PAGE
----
Bike exploring: Help for Heroes
OS GetOutside Champion, Helen Pollard, takes us on a great Mountain Bike (MTB) route used as part of the delivery of MTB leadership training to Phoenix House staff in collaboration with Cycling UK.
Spring should be a time for celebration as new life bursts forth and drives the grey skies of winter away. For #GetOutside Champion Nigel Vardy though, this Spring bought reflection on a man who inspired him in nature.
We ate outside, we played outside and we laughed outside.
As a child I spent many happy days with my father watching the buds burst, flowers rise and listening to the birds call, but this spring is different. This spring is grey again. On the first day of spring this year, I lost the man who gave me my love of the outdoors. An early morning call was like a tolling bell and within a few hours, he was gone.
My father grew up in a time where every village had a post office, a church and a pub. People knew their neighbours and the only way to get around was by bicycle, bus or on foot.
Few people had cars and the only school run was because you were late..!
The great outdoors wasn’t called great, because everyone was in it. Few folk shunned the sun as it was a source of warmth, and as I sat and listened to my father telling me his childhood stories, I felt that a part of old England had gone.
I felt quite jealous of the simpler times where children played football in the fields, walked to church and helped their families garden.
My father was an avid gardener, as am I, and we always looked forward to the spring when so many plants either came alive or needed to be planted. We’d already planned this year’s vegetable plot and had seed prepared when my father died. The garden will live on as I’ve taken it over to not only help my mother, but honour my father.
As children my sister and I would spend hours either helping or hiding in the family garden. Spring was a time to plant vegetables, carry canes and clear out weeds. Tulip, Azealia and Daffodils filled the borders, Dahlia corms were boxed, potatoes were planted, lettuce and cress poked their tiny green shoots through the tilled soils and we were happy. We ate outside, we played outside and we laughed outside.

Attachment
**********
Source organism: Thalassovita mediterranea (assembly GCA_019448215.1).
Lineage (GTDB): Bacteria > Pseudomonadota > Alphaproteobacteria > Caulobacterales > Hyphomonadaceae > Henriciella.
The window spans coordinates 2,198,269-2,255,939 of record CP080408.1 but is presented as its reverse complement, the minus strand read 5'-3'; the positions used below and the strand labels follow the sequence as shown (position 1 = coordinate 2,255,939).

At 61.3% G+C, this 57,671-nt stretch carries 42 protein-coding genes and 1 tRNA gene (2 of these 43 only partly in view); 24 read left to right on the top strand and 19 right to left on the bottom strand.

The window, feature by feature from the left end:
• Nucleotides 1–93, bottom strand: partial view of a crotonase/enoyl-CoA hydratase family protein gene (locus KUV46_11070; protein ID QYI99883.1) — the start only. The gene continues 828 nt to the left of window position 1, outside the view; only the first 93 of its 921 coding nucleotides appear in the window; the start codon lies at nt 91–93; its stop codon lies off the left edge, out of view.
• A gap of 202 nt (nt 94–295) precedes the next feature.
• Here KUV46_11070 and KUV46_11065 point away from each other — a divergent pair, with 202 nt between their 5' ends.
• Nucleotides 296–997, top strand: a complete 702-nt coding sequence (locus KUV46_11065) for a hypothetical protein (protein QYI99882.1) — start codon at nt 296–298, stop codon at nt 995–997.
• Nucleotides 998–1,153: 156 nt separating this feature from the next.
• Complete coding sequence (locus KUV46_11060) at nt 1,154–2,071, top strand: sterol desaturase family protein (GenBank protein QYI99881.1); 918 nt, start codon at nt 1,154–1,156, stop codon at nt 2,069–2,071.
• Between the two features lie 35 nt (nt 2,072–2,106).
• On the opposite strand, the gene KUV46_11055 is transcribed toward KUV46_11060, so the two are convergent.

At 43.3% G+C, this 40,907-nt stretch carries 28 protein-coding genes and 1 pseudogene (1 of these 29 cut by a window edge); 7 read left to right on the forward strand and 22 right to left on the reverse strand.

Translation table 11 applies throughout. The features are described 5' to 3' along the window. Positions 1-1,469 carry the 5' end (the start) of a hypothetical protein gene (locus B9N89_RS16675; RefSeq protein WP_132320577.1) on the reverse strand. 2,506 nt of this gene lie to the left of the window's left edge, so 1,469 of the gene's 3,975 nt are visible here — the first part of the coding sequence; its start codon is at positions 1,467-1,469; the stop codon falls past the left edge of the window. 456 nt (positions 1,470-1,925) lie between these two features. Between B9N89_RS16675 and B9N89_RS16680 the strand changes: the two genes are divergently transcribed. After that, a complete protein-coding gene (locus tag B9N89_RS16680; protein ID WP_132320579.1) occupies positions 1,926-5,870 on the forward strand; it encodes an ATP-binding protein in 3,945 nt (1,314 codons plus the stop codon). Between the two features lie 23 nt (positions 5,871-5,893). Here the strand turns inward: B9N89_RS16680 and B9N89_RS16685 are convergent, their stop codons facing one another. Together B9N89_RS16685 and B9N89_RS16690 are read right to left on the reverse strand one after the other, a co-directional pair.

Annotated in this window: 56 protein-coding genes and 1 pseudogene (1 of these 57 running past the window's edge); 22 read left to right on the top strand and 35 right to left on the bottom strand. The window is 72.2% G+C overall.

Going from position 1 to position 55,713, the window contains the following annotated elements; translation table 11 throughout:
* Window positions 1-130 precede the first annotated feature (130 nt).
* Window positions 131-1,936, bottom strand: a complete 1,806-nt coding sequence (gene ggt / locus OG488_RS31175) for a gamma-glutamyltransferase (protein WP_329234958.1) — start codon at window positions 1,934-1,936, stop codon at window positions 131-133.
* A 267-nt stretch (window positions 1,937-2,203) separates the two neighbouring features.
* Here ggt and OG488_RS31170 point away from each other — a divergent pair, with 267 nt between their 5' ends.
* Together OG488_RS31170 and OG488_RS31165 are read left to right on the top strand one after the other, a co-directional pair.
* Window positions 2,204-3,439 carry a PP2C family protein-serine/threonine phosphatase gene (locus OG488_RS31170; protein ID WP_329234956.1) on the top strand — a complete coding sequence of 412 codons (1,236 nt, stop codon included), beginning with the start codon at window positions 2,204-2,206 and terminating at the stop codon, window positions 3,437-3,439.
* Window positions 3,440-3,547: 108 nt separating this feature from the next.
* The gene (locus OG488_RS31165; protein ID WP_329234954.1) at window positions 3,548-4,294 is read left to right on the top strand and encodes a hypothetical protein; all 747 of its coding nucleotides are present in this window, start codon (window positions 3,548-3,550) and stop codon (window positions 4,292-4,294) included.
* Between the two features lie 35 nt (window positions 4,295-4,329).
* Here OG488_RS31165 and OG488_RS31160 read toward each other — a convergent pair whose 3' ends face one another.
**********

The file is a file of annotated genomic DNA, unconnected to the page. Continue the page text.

One thing my father was never shy of was work. Until his early 80’s he was still building dry stone walls, mowing the hillside lawn at home and tinkering on some project. He was always on the go (as is my mother). Many think that he did too much, but he never knew boredom.
He had a childlike glint in his eyes, which never left him, whether he was working in the rain, wind and sun. Spring was a busy time as we cleared the winters ravages away at home, but also walked in the peaks of Derbyshire, enveloping ourselves in dales strewn with cowslips and orchids. Flowers were special to my father, particularly bluebells. As a child, he played in woodland filled with them.
As I grew, he showed me the same woods, which I then spent my childhood exploring. There is nothing to rival the damp mist of a bluebell wood when the air is still and the fragrance heavy. To this day, I still visit those same woods and sit, silent, surrounded by a sea of blue. A single afternoon fills my heart and soul with such joyful memories and allows my body to release the ills of this modern world. I find no need to retreat to a spa, drink alcohol or throw money at counsellors.
Springs scent absorbs stress.
Modern society is crazed by convenience. If there isn’t an app, then people seem lost.
My father never needed an app to be outdoors. All he needed was that glint in his eye and off he went, over the fields and fences, always finding something new. He brought the outdoors into his family’s life, when kit was knee length socks, leather boots and woolly jumpers. He didn’t need miles of clothing, plastic and technology, only a map and compass, a box of sandwiches and a flask of tea.
I was lucky to have such a father in my life. A father who I looked up to all my life, a father who inspired me and a father who taught me to appreciate nature.
This year will be different and life will never be the same again, but nature moves onward and I look at the new life and growth of spring and remember my Father. He cannot come back, but I shall never forget the wonderful springtime’s we shared together as Father and Son.
On the fateful day, he left us as peacefully as the sunrise, with memories as vivid as bluebell woods and a touch as soft as fresh spring grass. He now rests, surrounded by spring flowers, close to the fields he roamed as a boy.
I miss him…